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Logo of nihpaAbout Author manuscriptsSubmit a manuscriptNIH Public Access; Author Manuscript; Accepted for publication in peer reviewed journal;
 
Cancer Cell. Author manuscript; available in PMC Sep 13, 2012.
Published in final edited form as:
PMCID: PMC3174047
NIHMSID: NIHMS316774
The glycolytic shift in fumarate-hydratase-deficient kidney cancer lowers AMPK levels, increases anabolic propensities and lowers cellular iron levels
Wing-Hang Tong,1 Carole Sourbier,2 Gennady Kovtunovych,1 Suh Young Jeong,1 Manish Vira,3 Manik Ghosh,1 Vladimir Valera Romero,2 Rachid Sougrat,4 Sophie Vaulont,5,6 Benoit Viollet,5,6 Yeong-Sang Kim,7 Sunmin Lee,7 Jane Trepel,7 Ramaprasad Srinivasan,2 Gennady Bratslavsky,2 Youfeng Yang,2 W. Marston Linehan,2 and Tracey A. Rouault1
1Molecular Medicine Program, Eunice Kennedy Shriver National Institute of Child Health and Development, Bethesda, Maryland, USA
2Urologic Oncology Branch, Center for Cancer Research, National Cancer Institute, Bethesda, Maryland, USA
3Albert Einstein College of Medicine, New York, USA
4King Abdullah University of Science and Technology, Saudi Arabia
5Institut Cochin, Université Paris Descartes, CNRS (UMR8104), Paris, France
6Inserm U 1016, Paris, France
7Medical Oncology Branch, National Cancer Institute, Bethesda, Maryland, USA
Correspondence: Tracey A. Rouault M.D., Molecular Medicine Program, Eunice Kennedy Shriver National Institute of Child Health and Development, Bethesda, Maryland 20892, rouault/at/mail.nih.gov or W. Marston Linehan, M.D., Urologic Oncology Branch, National Cancer Institute, Bethesda, Maryland 20892, 301-496-6353, WML/at/nih.gov
Inactivation of the TCA cycle enzyme, fumarate hydratase (FH), drives a metabolic shift to aerobic glycolysis in FH-deficient kidney tumors and cell lines from patients with hereditary leiomyomatosis renal cell cancer (HLRCC), resulting in decreased levels of AMP-activated kinase (AMPK) and p53 tumor suppressor, and activation of the anabolic factors, acetyl-CoA carboxylase and ribosomal protein S6. Reduced AMPK levels leads to diminished expression of the DMT1 iron transporter, and the resulting cytosolic iron deficiency activates the iron regulatory proteins, IRP1 and IRP2, and increases expression of the hypoxia inducible factor HIF-1α, but not HIF-2α. Silencing of HIF-1α or activation of AMPK diminishes invasive activities, indicating that alterations of HIF-1α and AMPK contribute to the oncogenic growth of FH-deficient cells.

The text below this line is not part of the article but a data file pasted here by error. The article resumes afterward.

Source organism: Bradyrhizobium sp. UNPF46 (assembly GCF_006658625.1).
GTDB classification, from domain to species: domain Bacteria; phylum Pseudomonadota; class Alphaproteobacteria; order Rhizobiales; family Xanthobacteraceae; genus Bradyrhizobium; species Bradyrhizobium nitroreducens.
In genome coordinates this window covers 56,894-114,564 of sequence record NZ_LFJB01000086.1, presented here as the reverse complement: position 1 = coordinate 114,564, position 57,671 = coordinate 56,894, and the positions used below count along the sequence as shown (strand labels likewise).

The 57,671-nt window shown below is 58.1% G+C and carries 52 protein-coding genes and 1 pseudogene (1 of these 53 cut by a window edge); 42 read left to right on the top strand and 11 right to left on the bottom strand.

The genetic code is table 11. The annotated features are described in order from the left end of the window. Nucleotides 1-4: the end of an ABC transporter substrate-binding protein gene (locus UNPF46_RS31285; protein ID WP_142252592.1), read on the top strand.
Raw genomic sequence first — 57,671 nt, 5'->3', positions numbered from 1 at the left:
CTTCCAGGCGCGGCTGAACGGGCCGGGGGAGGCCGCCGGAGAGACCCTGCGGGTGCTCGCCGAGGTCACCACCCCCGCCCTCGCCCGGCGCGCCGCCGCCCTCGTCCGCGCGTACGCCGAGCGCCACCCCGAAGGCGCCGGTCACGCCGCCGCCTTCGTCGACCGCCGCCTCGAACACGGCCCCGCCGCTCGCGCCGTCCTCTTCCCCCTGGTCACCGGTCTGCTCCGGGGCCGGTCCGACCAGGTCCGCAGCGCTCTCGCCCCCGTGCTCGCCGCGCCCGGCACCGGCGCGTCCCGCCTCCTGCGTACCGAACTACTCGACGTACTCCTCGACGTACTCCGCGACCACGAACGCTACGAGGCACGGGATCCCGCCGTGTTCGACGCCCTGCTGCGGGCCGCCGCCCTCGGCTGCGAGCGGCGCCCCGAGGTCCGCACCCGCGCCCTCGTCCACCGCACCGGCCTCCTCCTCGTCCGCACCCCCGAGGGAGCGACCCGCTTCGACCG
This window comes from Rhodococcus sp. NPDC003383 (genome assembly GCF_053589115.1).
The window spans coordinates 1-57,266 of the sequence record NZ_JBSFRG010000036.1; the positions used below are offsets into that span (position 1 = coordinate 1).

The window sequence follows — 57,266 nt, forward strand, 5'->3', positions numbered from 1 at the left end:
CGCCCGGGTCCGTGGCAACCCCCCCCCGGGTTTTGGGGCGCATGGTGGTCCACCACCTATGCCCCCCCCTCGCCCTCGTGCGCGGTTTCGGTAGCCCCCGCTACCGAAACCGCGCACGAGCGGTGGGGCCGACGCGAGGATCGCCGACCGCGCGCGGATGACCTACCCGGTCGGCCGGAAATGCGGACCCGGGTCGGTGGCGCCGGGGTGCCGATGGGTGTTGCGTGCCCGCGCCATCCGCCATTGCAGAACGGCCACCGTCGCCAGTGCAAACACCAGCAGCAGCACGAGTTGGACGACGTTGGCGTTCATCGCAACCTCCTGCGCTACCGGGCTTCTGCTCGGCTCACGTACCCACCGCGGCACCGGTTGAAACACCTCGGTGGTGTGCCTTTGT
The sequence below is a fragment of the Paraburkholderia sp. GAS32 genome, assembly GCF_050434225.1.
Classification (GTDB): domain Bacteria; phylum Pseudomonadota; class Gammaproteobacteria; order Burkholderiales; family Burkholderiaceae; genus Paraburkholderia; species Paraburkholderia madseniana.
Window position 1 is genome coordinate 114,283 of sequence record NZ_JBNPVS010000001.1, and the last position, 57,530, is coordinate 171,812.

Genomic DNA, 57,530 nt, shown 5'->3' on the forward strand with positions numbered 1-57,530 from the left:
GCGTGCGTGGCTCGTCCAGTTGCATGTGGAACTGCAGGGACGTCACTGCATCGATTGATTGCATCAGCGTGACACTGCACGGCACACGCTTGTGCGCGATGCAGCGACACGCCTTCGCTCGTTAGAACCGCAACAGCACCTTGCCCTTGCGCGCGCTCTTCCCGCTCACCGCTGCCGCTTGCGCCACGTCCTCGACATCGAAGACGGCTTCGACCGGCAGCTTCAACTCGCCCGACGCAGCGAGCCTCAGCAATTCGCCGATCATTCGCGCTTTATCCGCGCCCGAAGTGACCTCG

Understanding the underlying mechanisms of metabolic alterations in cancer, particularly the metabolic shift to aerobic glycolysis, has the potential to improve cancer diagnosis and provide the foundation for novel therapeutic approaches (Kaelin and Thompson, 2010). The TCA cycle plays a key role in energy production as well as biosynthesis of lipid and amino acids, and mutations of the TCA cycle genes, fumarate hydratase (FH) and succinate dehydrogenase (SDH), are associated with tumor formation (Baysal et al., 2000; King et al., 2006; Tomlinson et al., 2002; Toro et al., 2003). Germline mutations of FH are associated with the development of hereditary leiomyomatosis and renal cell cancer (HLRCC) (Tomlinson et al., 2002), whereas germline mutations in SDH are associated with paragangliomas (PGL), pheochromocytomas (PHEO), and renal cell carcinoma (RCC) (Baysal et al., 2000; Hao et al., 2009). HLRCC patients are predisposed to the development of cutaneous and uterine leiomyomas and an aggressive form of type II papillary kidney cancer that is characterized by distinctive architectural and morphologic features (Launonen et al., 2001; Merino et al., 2007). HLRCC renal tumors differ from other genetically defined types of hereditary renal cancers in that they often present as solitary lesions with a propensity to metastasize early to regional and distant lymph nodes. Previous studies have shown that FH deficiency results in the accumulation of fumarate, which inhibits prolyl hydroxylases (PHDs) and impairs HIF-1α and HIF-2α degradation (Isaacs et al., 2005; Pollard et al., 2005). Accumulation of HIF has been proposed to promote tumorigenesis through dysregulation of growth factors VEGF, TGF-α and PDGF, the Glut-1 glucose transporter, and glycolytic enzymes (Isaacs et al., 2005; Pollard et al., 2005; Pollard et al., 2007; Semenza, 2009).
Recently, UOK262, a kidney cancer cell line derived from a retroperitoneal metastasis in a patient with recurrent HLRCC kidney cancer (Yang et al., 2010), exhibited "precisely the properties expected of a Warburg tumor" (Bayley and Devilee, 2010). Warburg observed that cancer cells depend on glycolysis rather than oxidative phosphorylation (OXPHOS) for energy production and he theorized that abnormalities in mitochondrial energy production constituted a central aspect of carcinogenesis (DeBerardinis et al., 2008; Warburg, 1956). In UOK262 cells, loss of functional FH impairs the TCA cycle, imposing a need for metabolic transformation. As a result, UOK262 cells exhibit extremely low respiration rates, elevated levels of HIF-1α and Glut-1, increased glucose dependence, and increased lactate production (Sudarshan et al., 2009; Yang et al., 2010).